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Late binding: call a method by string name

Is there a way to execute a method if all we know is its name as a string?

Let's say we have the following class. What is the code for the Execute
method? I need a solution that works with the Compact Framework.

public class Executor {

public static Execute(string p_whichFunction) {

// call the function named p_whichFunction
}

private static _function1() {
// processing code
}

private static _function2() {
// processing code
}

private static _function3() {
// processing code
}
}

Thanks in advance for all suggestions.

Joel Finkel
fi****@sd-il.com
Dec 8 '05 #1
9 2641
Joel,

Assuming they all have the same signature, you can get the MethodInfo
instance for the method using the string name, and the type of the class
Executor (through reflection). Basically, get the type for Executor, and
call the GetMethod instance, passing the string, as well as the flags for
binding which represent private and static as well.

Then, you can call Invoke on the MethodInfo, passing null for the
instance. Something like this:

public static Execute(string p_whichFunction /* this is a bad parameter
name, by the way */)
{
// Get the type.
Type t = typeof(Executor);

// Get the method info.
MethodInfo methodInfo = t.GetMethod(p_whichFunction,
BindingFlags.NonPublic | BindingFlags.Public | BindingFlags.Static);

// Invoke the method.
methodInfo.Invoke(null, null);
}

I included the public flag in case you change the accessibility of the
methods later.

Also, the p_whichFunction parameter should not be prefixed with "p_".
The public naming guidelines state that you should not use type/locality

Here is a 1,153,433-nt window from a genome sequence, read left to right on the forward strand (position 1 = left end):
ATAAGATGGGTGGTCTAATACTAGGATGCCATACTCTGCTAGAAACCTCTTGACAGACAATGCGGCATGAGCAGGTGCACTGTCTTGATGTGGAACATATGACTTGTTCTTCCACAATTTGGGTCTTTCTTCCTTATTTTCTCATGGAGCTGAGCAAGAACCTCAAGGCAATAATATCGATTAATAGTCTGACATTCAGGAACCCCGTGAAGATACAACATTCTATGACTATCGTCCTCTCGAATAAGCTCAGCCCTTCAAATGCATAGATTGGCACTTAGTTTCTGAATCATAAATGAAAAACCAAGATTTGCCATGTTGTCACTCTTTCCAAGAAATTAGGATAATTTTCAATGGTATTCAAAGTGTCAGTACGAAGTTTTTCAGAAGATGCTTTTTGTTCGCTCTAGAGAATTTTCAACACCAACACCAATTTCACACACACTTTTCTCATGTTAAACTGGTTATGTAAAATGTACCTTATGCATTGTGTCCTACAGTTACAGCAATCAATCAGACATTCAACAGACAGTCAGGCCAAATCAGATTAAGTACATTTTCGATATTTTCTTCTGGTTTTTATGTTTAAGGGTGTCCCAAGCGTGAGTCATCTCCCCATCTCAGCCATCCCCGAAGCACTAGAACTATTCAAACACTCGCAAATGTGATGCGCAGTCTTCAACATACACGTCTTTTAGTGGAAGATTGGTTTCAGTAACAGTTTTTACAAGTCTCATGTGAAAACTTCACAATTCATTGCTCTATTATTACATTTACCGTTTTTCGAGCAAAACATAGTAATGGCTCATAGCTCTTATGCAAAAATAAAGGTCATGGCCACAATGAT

identifiers before things that are publically exposed. Also, a more apt
name for the parameter would be "method".

Additionally, I fail to see the use of this method, since the two lines
I gave you are really not that much of a savings at all in terms of coding,
and the reflection APIs are not so obscure.

Hope this helps.
--
- Nicholas Paldino [.NET/C# MVP]
- mv*@spam.guard.caspershouse.com

"Joel Finkel" <Jo********@discussions.microsoft.com> wrote in message
news:3F**********************************@microsof t.com...
Is there a way to execute a method if all we know is its name as a string?

Let's say we have the following class. What is the code for the Execute
method? I need a solution that works with the Compact Framework.

public class Executor {

public static Execute(string p_whichFunction) {

// call the function named p_whichFunction
}

private static _function1() {
// processing code
}

private static _function2() {
// processing code
}

private static _function3() {
// processing code
}
}

Thanks in advance for all suggestions.

Joel Finkel
fi****@sd-il.com

Dec 8 '05 #2
Maybe it's just a bad example of what you want to do, but since the methods
are all known to the Executor class, there is no need for reflection in your
example; ignoring the grungy method / parameter names (another poster
already picked that up), what's wrong with:

public static void Execute(string p_whichFunction) {
switch(p_whichFunction) {
case "_function1": _function1(); break;
case "_function2": _function2(); break;
case "_function3": _function3(); break;
default: throw new ArgumentException();
}
}

This also avoids the caller accessing code that they shouldn't be (unless
they do their own reflection).

Marc

"Joel Finkel" <Jo********@discussions.microsoft.com> wrote in message
news:3F**********************************@microsof t.com...
Is there a way to execute a method if all we know is its name as a string?

Let's say we have the following class. What is the code for the Execute
method? I need a solution that works with the Compact Framework.

public class Executor {

public static Execute(string p_whichFunction) {

// call the function named p_whichFunction
}

private static _function1() {
// processing code
}

private static _function2() {
// processing code
}

private static _function3() {
// processing code
}
}

Thanks in advance for all suggestions.

Joel Finkel
fi****@sd-il.com

Dec 8 '05 #3
(you could even make the parameter an enum for a caller-friendly list of the
available options, rather than having to remember a random string)

"Marc Gravell" <mg******@rm.com> wrote in message
news:eR**************@TK2MSFTNGP10.phx.gbl...
Maybe it's just a bad example of what you want to do, but since the